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The New American Way of War

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Not long ago, Greg Jaffe, the Washington Post’s military correspondent, wrote that ‘this is the American era of endless war.’ Endless war manifestly does not suggest any eagerness to use military power with an eye towards liberating or pacifying countries governed by regimes that Washington happens to dislike. Post-9/11 experiments along those lines in Iraq and Afghanistan yielded little but disappointment. The American people have lost their stomach for invasions that lead to long-term military occupations, with all that implies in terms of casualties suffered and money poured down the drain. When Robert Gates said that anyone advising a future president ‘to again send a big American land army into Asia or into the Middle East or Africa should have his head examined’, he was codifying sentiments that had long since found favour with the American public.

For a democracy, waging endless war poses a challenge. There are essentially two ways to do it. The first is for the state to persuade the people that the country faces an existential threat. This is what the Bush administration attempted to do after 9/11, for a time with notable success. Scaremongering made possible the invasion of Iraq. Had Operation Iraqi Freedom produced the victory expected by its architects, scaremongering would probably have led in due course to Operation Iranian Freedom and Operation Syrian Freedom. But Iraq led to an outcome that Americans proved unwilling to underwrite.

The second way is for the state to insulate the people from war’s effects, thereby freeing itself from constraints. A people untouched (or seemingly untouched) by war are far less likely to care about it. Persuaded that they have no skin in the game, they will permit the state to do whatever it wishes to do. This is the approach the Obama administration is now pursuing: first through the expanded use of aerial drones for both intelligence gathering and ‘targeted’ assassination; and, second, through the expanded deployment of covert special operations forces around the world, such as the team that killed Osama bin Laden. The New York Times reported today that the head of the Special Operations Command ‘is seeking new authority to move his forces faster and outside of normal Pentagon deployment channels’.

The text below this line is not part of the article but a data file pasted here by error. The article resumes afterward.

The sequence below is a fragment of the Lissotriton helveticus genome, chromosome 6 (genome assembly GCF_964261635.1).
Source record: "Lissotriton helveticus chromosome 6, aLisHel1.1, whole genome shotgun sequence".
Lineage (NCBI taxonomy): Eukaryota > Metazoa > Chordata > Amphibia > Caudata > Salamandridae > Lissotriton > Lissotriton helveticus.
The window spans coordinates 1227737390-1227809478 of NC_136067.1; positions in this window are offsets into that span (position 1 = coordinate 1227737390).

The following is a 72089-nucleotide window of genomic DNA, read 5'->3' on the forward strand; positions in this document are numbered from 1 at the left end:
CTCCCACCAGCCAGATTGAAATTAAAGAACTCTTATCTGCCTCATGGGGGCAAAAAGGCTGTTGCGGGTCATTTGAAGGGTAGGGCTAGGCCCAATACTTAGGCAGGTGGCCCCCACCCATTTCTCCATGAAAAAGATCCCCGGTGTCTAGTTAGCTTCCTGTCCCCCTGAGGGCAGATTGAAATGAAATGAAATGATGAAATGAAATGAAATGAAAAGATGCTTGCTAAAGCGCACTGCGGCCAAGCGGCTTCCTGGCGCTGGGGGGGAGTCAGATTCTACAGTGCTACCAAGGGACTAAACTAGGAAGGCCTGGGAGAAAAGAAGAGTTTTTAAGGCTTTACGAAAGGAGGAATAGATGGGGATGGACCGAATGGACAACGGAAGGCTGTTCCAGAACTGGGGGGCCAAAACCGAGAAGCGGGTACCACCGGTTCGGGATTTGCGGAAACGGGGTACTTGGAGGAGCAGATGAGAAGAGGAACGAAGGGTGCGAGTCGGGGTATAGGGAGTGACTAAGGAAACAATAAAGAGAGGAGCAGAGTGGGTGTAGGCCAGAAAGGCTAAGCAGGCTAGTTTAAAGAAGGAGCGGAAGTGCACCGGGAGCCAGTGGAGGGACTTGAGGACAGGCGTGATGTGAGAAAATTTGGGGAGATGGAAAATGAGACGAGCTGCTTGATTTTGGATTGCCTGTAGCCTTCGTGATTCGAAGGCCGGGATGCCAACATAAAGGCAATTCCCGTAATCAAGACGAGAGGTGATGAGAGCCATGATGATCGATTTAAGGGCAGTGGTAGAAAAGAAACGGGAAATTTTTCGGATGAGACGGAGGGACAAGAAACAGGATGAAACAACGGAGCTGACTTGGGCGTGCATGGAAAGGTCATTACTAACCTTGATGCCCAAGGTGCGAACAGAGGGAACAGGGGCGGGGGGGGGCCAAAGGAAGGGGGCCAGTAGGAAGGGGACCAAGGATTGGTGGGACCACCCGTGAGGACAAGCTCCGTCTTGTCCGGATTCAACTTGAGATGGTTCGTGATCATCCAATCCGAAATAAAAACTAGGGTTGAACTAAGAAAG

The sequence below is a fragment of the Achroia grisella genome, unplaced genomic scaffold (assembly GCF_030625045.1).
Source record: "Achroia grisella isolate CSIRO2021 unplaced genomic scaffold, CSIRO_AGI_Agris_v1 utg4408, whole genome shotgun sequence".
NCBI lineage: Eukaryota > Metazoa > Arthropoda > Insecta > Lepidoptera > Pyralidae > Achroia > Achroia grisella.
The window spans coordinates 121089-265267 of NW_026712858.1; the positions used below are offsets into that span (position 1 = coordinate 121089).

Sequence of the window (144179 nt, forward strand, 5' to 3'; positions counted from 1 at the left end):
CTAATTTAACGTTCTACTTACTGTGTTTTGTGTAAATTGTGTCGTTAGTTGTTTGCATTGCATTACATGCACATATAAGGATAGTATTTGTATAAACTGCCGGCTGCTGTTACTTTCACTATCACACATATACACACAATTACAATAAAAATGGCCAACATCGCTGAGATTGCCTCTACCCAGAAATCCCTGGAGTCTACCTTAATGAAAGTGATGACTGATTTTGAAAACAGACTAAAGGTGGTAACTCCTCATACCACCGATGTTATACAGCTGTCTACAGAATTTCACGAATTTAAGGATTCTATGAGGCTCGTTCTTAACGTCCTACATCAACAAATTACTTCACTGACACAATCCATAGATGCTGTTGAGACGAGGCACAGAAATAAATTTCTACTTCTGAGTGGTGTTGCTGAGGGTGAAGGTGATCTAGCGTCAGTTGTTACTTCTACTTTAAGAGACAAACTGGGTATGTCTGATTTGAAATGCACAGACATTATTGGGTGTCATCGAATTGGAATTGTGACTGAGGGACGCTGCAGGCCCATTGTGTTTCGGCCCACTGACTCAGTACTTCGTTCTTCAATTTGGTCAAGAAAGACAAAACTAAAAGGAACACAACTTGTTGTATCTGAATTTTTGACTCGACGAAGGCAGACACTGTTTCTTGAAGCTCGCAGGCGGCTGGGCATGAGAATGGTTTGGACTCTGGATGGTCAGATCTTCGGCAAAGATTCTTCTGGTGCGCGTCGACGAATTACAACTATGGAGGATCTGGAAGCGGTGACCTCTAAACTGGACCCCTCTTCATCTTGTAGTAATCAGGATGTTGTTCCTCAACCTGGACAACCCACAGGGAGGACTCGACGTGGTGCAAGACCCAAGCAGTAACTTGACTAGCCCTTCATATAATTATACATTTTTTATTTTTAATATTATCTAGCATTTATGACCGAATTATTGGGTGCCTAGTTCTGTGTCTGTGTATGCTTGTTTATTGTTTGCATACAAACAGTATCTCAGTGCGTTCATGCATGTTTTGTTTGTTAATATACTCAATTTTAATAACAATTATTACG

Drones and special forces are the essential elements of a new American way of war, conducted largely in secret with minimal oversight or accountability and disregarding established concepts of sovereignty and international law. Bush’s critics charge him with being a warmonger. But Obama has surpassed his predecessor in shedding any remaining restraints on waging war.

How exactly the new American way of war will promote the longterm well-being of the United States is unclear. Indeed, the question goes almost unasked. All we know is that there are a lot of people out there who qualify as bad guys. And we aim to kill them all.

Comments on “The New American Way of War”

  1. Say No to Corporate America says:

    Another aspect of the ‘New American Way of War’ is the army of “Private” security contractors like those used in Afghanistan and Iraq (a much higher cost to tax-payers).

    War isn’t over in Iraq, it’s just privatized!

    Iraq government refused to continue to give immunity to US troops beyond 2011 so US just sent more private contractors. It’s just semantics when military troops pulled out in Dec and private contractors sent in January. It’s hard to say how many are there now but the Wartime Contracting Commission report released in August 2011, there are more than 260,000 private contractors in Iraq and Afghanistan, more than the number of ground troops in both countries.

    Private contractors are making a killing. The annual base pay for an American soldier is around $19,000 and the contractors are reportedly pulling in between $150,000 – $250,000 per year.